As we crest the hill of high summer and look down the slope towards autumn changes are occurring daily. This has already been a remarkable year – and we are barely two thirds through it – with the snow and bitterly cold winter followed by a late spring that suddenly erupted into the hottest, driest summer for many years. The plants and wildlife on Waldridge Fell and Daisy Hill put on a spectacular spring and summer show that was concentrated into a shorter period than usual. Now Waldridge Fell has put on its purple coat with the blooming heather overshadowing almost everything else. The bees are feasting on the banquet of nectar the mauve flowers provide, but if you look closely you can see that autumn is spreading its fingers – blackberries are ripening and rowan trees laden with bright red fruit zing the eye.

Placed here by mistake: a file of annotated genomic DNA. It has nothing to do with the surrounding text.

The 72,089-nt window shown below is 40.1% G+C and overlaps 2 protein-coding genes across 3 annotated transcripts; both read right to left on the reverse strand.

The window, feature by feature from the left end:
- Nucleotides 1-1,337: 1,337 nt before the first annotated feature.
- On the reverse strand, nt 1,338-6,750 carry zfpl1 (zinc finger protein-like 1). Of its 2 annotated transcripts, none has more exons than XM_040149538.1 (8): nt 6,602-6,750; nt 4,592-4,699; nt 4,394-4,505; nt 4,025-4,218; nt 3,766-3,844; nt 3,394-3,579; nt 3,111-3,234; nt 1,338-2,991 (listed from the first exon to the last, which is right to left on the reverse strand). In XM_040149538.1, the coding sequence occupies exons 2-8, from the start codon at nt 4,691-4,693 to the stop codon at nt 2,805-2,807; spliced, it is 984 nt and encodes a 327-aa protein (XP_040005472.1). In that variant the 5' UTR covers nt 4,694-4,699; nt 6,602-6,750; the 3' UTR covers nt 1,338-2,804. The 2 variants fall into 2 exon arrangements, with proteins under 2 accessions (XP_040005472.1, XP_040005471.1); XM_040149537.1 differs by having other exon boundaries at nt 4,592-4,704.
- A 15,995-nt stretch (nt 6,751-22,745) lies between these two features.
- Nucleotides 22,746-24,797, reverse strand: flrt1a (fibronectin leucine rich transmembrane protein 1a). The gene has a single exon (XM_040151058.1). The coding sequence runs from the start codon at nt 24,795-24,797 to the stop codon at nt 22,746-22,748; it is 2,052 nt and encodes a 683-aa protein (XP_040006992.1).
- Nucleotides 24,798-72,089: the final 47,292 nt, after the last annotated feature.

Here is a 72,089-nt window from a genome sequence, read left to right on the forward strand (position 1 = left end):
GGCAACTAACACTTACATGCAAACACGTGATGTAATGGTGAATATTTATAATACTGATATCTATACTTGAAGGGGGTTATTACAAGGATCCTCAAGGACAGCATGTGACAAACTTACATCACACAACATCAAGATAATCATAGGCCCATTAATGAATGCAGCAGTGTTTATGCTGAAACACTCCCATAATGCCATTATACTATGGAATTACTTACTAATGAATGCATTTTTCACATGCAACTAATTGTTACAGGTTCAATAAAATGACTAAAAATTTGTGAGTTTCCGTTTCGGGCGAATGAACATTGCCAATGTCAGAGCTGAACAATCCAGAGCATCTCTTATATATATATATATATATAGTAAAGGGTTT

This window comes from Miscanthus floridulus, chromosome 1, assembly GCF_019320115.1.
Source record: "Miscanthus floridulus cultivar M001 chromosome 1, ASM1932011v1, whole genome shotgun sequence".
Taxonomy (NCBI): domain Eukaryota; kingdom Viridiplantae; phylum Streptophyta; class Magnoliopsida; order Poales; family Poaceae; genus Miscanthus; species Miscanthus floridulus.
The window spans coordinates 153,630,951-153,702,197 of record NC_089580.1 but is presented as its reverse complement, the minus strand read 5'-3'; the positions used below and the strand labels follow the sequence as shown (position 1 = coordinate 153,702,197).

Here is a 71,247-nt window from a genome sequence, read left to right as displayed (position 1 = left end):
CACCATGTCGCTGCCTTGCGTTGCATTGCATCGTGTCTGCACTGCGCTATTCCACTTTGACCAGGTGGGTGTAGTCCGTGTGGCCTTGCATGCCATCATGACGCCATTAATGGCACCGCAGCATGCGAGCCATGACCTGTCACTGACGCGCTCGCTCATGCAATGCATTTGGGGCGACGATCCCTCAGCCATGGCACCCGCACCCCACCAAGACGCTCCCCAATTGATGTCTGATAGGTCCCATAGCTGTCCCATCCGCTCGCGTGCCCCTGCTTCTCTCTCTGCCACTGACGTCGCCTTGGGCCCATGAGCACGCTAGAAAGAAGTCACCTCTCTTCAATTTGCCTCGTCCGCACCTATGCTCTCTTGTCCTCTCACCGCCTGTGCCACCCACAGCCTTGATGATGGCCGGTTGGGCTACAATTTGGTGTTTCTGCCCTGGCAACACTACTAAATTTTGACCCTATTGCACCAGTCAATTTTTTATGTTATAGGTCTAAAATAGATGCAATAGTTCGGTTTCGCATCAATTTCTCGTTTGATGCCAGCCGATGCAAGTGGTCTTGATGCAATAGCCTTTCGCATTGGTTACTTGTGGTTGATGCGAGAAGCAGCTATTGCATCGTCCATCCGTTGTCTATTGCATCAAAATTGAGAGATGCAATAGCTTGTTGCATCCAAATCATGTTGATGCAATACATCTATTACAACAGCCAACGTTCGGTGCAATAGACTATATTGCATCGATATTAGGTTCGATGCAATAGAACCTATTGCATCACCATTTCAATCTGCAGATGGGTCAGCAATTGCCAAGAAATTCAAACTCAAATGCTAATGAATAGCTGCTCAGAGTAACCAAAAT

On Daisy Hill the wildflower meadow has all but gone over. The knapweed that just a few weeks ago was humming with burnet moths has turned brown and dry. A few flowers can be found nestling among them though, the lilac pincushion of a scabious flower has been found by a small skipper butterfly and the hawk’s beard nestling amongst the knapweed remains delights with its incredible yellowness. And not to be outdone in the purple stakes the harebells are springing up in the banks and verges, their delicate, papery flowers delight the eye.
By Vivien Kent